If a mid-cap company had greats prospects relative to it's current price, market participants would bid up the price.  A mid-cap could even become a large cap if it's price jump was large enough, because market cap is price x shares.  So when you ask why small cap stocks have a small proportion of the market, that's a decision by market participants.

When you buy only the S&P 500, making it's weight 100% instead of 72%, you are implicitly saying the market weight for mid-cap and small-cap stocks are not correct.  But that's theory - in practice the S&P 500 (see "VOO") and Total Stock market (see "VTI") mirror each other over the 10 years.

Radagast

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Re: VTSAX Weighting
« Reply #11 on: March 02, 2017, 01:56:45 PM »
Statement reinstated! See below.
« Last Edit: March 02, 2017, 10:39:46 PM by Radagast »

Radagast

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Re: VTSAX Weighting
« Reply #12 on: March 02, 2017, 11:37:56 PM »
You misunderstood what I said. Bed time here so maybe I can't express it properly. You own 1% or whatever % of the publicly traded value of Apple and every other company. You own 1% of Ford. You own the same 1% of each listed company. You are correct they are not equally weighted. If you owned 1% of Apple and its price doubles, an equally weighted fund sells and now you will own only 0.5% of Apple, which generates a transaction expense and capital gains. But VTSAX is not an equally weighted fund, so it would not sell and you would still own 1% of Apple. You own the same proportion of every company's publicly tradable stock. Not a fixed percentage of the fund but a fixed percentage of the available stock value of each company. This way individual prices go up and down and you don't care because you own the same percentage regardless.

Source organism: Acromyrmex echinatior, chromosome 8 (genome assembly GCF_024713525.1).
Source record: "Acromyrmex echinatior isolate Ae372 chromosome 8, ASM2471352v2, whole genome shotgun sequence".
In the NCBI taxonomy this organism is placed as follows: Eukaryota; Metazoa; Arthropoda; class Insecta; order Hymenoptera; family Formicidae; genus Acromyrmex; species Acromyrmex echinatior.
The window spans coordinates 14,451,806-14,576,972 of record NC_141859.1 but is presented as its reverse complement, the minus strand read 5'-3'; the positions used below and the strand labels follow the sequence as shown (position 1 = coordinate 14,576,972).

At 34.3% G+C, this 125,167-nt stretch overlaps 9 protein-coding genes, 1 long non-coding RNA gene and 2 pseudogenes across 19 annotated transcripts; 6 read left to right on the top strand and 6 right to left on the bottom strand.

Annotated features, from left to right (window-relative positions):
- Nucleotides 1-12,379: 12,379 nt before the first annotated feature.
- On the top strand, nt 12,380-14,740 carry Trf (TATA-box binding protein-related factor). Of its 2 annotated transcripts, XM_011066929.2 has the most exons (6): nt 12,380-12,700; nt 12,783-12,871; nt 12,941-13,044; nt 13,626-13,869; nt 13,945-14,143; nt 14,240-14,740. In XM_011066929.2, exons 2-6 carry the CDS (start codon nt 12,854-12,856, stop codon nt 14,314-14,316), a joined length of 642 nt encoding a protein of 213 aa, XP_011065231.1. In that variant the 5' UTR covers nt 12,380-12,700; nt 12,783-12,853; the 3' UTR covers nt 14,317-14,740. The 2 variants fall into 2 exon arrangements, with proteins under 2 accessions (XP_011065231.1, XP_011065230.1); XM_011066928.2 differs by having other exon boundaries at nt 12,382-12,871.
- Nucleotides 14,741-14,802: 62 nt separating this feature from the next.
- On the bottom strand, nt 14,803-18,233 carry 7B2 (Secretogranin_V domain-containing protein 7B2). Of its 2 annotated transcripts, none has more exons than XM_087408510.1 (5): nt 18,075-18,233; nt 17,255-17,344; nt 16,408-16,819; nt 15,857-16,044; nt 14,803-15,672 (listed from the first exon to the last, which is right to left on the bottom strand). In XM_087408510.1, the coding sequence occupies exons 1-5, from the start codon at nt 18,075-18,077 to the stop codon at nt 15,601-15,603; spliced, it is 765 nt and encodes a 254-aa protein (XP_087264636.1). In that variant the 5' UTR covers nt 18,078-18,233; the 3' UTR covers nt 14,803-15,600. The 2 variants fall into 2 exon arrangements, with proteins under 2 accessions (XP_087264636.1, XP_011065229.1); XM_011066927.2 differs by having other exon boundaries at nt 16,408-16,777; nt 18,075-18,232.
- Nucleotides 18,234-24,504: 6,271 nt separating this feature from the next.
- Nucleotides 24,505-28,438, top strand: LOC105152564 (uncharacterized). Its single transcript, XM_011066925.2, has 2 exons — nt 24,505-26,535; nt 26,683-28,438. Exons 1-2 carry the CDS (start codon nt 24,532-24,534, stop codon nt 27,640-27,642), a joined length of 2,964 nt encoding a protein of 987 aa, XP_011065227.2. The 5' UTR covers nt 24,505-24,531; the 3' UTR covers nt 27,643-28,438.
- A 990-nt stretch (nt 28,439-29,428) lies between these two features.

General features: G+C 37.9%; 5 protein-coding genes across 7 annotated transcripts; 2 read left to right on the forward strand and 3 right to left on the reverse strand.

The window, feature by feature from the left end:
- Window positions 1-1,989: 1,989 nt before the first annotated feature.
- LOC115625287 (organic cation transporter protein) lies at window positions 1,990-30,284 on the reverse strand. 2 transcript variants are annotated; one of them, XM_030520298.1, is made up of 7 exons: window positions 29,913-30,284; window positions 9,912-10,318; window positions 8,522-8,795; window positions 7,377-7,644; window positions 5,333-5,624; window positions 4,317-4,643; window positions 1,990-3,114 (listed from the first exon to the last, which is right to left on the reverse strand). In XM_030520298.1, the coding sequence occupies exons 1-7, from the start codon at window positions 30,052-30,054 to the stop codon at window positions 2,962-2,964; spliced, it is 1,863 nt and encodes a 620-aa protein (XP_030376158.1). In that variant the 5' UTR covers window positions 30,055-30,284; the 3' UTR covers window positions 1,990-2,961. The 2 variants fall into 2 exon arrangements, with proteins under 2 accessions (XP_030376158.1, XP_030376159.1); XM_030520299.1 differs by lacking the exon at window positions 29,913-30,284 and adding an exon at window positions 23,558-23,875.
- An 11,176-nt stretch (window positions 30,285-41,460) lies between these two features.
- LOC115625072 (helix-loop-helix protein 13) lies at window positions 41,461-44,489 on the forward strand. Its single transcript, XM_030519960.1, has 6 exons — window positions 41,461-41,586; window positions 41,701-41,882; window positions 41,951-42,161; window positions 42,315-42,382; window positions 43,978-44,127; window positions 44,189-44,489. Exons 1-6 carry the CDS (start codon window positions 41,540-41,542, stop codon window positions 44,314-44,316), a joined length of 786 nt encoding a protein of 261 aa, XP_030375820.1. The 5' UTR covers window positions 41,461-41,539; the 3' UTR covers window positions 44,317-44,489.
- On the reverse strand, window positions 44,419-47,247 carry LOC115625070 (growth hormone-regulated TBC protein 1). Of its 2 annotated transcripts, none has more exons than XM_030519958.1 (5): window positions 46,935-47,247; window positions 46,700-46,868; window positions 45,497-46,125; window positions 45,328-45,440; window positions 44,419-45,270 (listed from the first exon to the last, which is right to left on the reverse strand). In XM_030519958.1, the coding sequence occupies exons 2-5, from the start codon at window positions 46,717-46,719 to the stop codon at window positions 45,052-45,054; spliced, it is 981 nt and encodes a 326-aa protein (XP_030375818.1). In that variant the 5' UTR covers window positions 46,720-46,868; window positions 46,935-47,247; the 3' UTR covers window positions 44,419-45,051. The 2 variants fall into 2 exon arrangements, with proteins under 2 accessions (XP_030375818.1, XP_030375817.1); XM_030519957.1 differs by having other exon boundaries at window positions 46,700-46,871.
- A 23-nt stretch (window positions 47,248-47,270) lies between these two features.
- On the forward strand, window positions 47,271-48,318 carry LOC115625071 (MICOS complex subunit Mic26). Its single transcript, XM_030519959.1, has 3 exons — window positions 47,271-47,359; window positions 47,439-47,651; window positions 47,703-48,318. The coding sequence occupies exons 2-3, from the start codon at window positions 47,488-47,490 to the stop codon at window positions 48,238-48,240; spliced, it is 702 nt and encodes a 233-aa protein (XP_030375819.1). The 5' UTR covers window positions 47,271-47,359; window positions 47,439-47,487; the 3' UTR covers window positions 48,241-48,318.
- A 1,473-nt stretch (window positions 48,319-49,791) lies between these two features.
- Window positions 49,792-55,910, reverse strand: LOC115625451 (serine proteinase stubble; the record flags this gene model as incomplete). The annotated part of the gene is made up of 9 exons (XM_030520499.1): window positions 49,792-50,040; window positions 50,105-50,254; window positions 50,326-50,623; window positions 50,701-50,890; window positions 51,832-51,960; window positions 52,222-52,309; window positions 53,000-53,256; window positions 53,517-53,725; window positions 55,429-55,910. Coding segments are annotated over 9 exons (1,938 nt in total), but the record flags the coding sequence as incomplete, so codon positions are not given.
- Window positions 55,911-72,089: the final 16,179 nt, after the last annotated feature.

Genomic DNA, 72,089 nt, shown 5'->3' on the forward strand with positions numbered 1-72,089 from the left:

VTSAX is market weighted, so the amount of stock it holds for each company corresponds to that company's share of the total index. Percentage ownership of a given company isn't a consideration.
You own the same percentage of the publicly available shares of every company in the US (for vtsax).  Percentage ownership is the only consideration. I made my own simplified table for an imaginary index fund to demonstrate this to myself below. Spreadsheet link below that, you can change the number of outstanding shares or share price to see that you own the same percentage of available shares regardless ($10,000 invested). That is the point of index investing: you bet equally on every company, and let the market determine the price.

TOTALSHARE % OF TOTAL
SHARESPRICESHARES*PRICE$ PURCHASED# PURCHASEDSHARES OWNED
A Corp  50,000 $ 350 $ 17,500,000 $ 8,933.13 25.520.05104645227%
B Corp  25,000 $ 350 $ 1,000,000 $ 510.46 12.760.05104645227%
C Corp  10,000 $ 100 $ 1,000,000 $ 510.46 5.100.05104645227%
D Corp  900 $ 100 $ 90,000 $ 45.94 0.460.05104645227%